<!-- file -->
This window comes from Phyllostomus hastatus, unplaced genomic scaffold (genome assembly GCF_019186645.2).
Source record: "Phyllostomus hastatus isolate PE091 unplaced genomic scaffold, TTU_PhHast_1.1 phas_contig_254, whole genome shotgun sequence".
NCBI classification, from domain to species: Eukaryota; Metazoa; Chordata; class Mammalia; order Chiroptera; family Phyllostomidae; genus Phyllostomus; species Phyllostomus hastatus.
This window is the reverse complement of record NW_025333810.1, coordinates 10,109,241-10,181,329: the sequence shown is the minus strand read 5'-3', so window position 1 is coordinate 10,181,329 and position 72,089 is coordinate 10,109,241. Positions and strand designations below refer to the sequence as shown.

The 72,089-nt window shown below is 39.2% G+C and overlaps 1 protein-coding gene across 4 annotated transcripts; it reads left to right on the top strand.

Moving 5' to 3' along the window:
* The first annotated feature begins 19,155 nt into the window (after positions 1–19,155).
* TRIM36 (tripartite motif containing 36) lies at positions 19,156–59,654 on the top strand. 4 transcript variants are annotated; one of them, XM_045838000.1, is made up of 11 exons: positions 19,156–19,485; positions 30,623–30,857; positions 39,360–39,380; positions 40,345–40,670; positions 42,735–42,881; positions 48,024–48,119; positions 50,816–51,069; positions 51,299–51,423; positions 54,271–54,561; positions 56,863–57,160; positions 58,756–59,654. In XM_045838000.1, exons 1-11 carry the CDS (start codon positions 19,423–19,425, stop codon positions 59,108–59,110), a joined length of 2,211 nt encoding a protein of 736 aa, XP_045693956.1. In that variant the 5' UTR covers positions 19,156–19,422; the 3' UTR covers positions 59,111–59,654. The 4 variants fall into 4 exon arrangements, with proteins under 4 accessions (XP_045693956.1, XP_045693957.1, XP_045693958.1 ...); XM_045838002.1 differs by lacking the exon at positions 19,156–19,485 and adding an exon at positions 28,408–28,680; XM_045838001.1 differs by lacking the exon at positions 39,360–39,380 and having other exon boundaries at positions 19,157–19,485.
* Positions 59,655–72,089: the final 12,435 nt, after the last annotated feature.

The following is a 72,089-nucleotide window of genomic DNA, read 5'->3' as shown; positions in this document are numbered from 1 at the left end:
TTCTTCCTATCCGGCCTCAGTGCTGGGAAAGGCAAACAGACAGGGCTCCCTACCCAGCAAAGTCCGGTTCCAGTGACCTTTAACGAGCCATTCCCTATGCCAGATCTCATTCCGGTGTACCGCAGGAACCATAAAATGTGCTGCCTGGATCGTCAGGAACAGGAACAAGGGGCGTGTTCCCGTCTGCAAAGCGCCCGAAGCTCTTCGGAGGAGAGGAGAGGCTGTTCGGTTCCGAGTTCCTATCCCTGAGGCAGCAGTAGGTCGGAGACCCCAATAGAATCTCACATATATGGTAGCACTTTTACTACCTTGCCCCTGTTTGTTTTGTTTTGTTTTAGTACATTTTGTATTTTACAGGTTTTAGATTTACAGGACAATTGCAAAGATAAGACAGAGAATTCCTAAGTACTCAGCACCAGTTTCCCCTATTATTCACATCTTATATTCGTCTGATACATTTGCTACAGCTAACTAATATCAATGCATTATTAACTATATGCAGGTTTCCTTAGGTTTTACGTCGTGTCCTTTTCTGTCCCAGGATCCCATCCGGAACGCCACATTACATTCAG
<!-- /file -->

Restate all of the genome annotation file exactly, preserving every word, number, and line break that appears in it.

This window comes from Phyllostomus hastatus, unplaced genomic scaffold (genome assembly GCF_019186645.2).
Source record: "Phyllostomus hastatus isolate PE091 unplaced genomic scaffold, TTU_PhHast_1.1 phas_contig_254, whole genome shotgun sequence".
NCBI classification, from domain to species: Eukaryota; Metazoa; Chordata; class Mammalia; order Chiroptera; family Phyllostomidae; genus Phyllostomus; species Phyllostomus hastatus.
This window is the reverse complement of record NW_025333810.1, coordinates 10,109,241-10,181,329: the sequence shown is the minus strand read 5'-3', so window position 1 is coordinate 10,181,329 and position 72,089 is coordinate 10,109,241. Positions and strand designations below refer to the sequence as shown.

The 72,089-nt window shown below is 39.2% G+C and overlaps 1 protein-coding gene across 4 annotated transcripts; it reads left to right on the top strand.

Moving 5' to 3' along the window:
* The first annotated feature begins 19,155 nt into the window (after positions 1–19,155).
* TRIM36 (tripartite motif containing 36) lies at positions 19,156–59,654 on the top strand. 4 transcript variants are annotated; one of them, XM_045838000.1, is made up of 11 exons: positions 19,156–19,485; positions 30,623–30,857; positions 39,360–39,380; positions 40,345–40,670; positions 42,735–42,881; positions 48,024–48,119; positions 50,816–51,069; positions 51,299–51,423; positions 54,271–54,561; positions 56,863–57,160; positions 58,756–59,654. In XM_045838000.1, exons 1-11 carry the CDS (start codon positions 19,423–19,425, stop codon positions 59,108–59,110), a joined length of 2,211 nt encoding a protein of 736 aa, XP_045693956.1. In that variant the 5' UTR covers positions 19,156–19,422; the 3' UTR covers positions 59,111–59,654. The 4 variants fall into 4 exon arrangements, with proteins under 4 accessions (XP_045693956.1, XP_045693957.1, XP_045693958.1 ...); XM_045838002.1 differs by lacking the exon at positions 19,156–19,485 and adding an exon at positions 28,408–28,680; XM_045838001.1 differs by lacking the exon at positions 39,360–39,380 and having other exon boundaries at positions 19,157–19,485.
* Positions 59,655–72,089: the final 12,435 nt, after the last annotated feature.

The following is a 72,089-nucleotide window of genomic DNA, read 5'->3' as shown; positions in this document are numbered from 1 at the left end:
TTCTTCCTATCCGGCCTCAGTGCTGGGAAAGGCAAACAGACAGGGCTCCCTACCCAGCAAAGTCCGGTTCCAGTGACCTTTAACGAGCCATTCCCTATGCCAGATCTCATTCCGGTGTACCGCAGGAACCATAAAATGTGCTGCCTGGATCGTCAGGAACAGGAACAAGGGGCGTGTTCCCGTCTGCAAAGCGCCCGAAGCTCTTCGGAGGAGAGGAGAGGCTGTTCGGTTCCGAGTTCCTATCCCTGAGGCAGCAGTAGGTCGGAGACCCCAATAGAATCTCACATATATGGTAGCACTTTTACTACCTTGCCCCTGTTTGTTTTGTTTTGTTTTAGTACATTTTGTATTTTACAGGTTTTAGATTTACAGGACAATTGCAAAGATAAGACAGAGAATTCCTAAGTACTCAGCACCAGTTTCCCCTATTATTCACATCTTATATTCGTCTGATACATTTGCTACAGCTAACTAATATCAATGCATTATTAACTATATGCAGGTTTCCTTAGGTTTTACGTCGTGTCCTTTTCTGTCCCAGGATCCCATCCGGAACGCCACATTACATTCAG